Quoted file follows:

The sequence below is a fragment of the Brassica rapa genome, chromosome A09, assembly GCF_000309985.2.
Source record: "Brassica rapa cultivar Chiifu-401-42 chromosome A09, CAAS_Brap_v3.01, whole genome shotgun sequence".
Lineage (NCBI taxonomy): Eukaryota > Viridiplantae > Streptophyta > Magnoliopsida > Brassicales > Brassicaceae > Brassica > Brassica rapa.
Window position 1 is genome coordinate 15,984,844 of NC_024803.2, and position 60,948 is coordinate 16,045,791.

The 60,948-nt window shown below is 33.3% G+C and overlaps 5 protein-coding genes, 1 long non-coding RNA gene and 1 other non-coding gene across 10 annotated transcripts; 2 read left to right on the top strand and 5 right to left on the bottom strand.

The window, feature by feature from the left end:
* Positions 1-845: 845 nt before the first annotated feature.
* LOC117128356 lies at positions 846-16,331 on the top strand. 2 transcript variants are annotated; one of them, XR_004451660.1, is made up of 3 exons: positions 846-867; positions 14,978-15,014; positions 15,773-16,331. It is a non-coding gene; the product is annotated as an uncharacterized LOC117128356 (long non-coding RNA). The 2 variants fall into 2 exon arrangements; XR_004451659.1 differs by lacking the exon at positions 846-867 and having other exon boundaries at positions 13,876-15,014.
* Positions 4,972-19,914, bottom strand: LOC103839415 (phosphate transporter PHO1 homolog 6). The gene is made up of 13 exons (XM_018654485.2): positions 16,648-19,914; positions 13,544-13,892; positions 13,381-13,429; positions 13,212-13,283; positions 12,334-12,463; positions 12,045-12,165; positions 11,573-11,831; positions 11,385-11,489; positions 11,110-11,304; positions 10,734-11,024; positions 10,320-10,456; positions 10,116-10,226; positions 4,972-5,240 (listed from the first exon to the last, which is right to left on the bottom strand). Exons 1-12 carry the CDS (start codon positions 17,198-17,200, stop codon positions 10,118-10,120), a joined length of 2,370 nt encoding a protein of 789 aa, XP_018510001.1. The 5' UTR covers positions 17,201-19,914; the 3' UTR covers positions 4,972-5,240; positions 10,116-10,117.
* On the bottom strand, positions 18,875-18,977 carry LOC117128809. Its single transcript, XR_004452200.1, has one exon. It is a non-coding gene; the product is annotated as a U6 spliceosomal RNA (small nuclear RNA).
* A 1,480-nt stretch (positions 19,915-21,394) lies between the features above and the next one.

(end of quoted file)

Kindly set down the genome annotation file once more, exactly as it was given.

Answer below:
The sequence below is a fragment of the Brassica rapa genome, chromosome A09, assembly GCF_000309985.2.
Source record: "Brassica rapa cultivar Chiifu-401-42 chromosome A09, CAAS_Brap_v3.01, whole genome shotgun sequence".
Lineage (NCBI taxonomy): Eukaryota > Viridiplantae > Streptophyta > Magnoliopsida > Brassicales > Brassicaceae > Brassica > Brassica rapa.
Window position 1 is genome coordinate 15,984,844 of NC_024803.2, and position 60,948 is coordinate 16,045,791.

The 60,948-nt window shown below is 33.3% G+C and overlaps 5 protein-coding genes, 1 long non-coding RNA gene and 1 other non-coding gene across 10 annotated transcripts; 2 read left to right on the top strand and 5 right to left on the bottom strand.

The window, feature by feature from the left end:
* Positions 1-845: 845 nt before the first annotated feature.
* LOC117128356 lies at positions 846-16,331 on the top strand. 2 transcript variants are annotated; one of them, XR_004451660.1, is made up of 3 exons: positions 846-867; positions 14,978-15,014; positions 15,773-16,331. It is a non-coding gene; the product is annotated as an uncharacterized LOC117128356 (long non-coding RNA). The 2 variants fall into 2 exon arrangements; XR_004451659.1 differs by lacking the exon at positions 846-867 and having other exon boundaries at positions 13,876-15,014.
* Positions 4,972-19,914, bottom strand: LOC103839415 (phosphate transporter PHO1 homolog 6). The gene is made up of 13 exons (XM_018654485.2): positions 16,648-19,914; positions 13,544-13,892; positions 13,381-13,429; positions 13,212-13,283; positions 12,334-12,463; positions 12,045-12,165; positions 11,573-11,831; positions 11,385-11,489; positions 11,110-11,304; positions 10,734-11,024; positions 10,320-10,456; positions 10,116-10,226; positions 4,972-5,240 (listed from the first exon to the last, which is right to left on the bottom strand). Exons 1-12 carry the CDS (start codon positions 17,198-17,200, stop codon positions 10,118-10,120), a joined length of 2,370 nt encoding a protein of 789 aa, XP_018510001.1. The 5' UTR covers positions 17,201-19,914; the 3' UTR covers positions 4,972-5,240; positions 10,116-10,117.
* On the bottom strand, positions 18,875-18,977 carry LOC117128809. Its single transcript, XR_004452200.1, has one exon. It is a non-coding gene; the product is annotated as a U6 spliceosomal RNA (small nuclear RNA).
* A 1,480-nt stretch (positions 19,915-21,394) lies between the features above and the next one.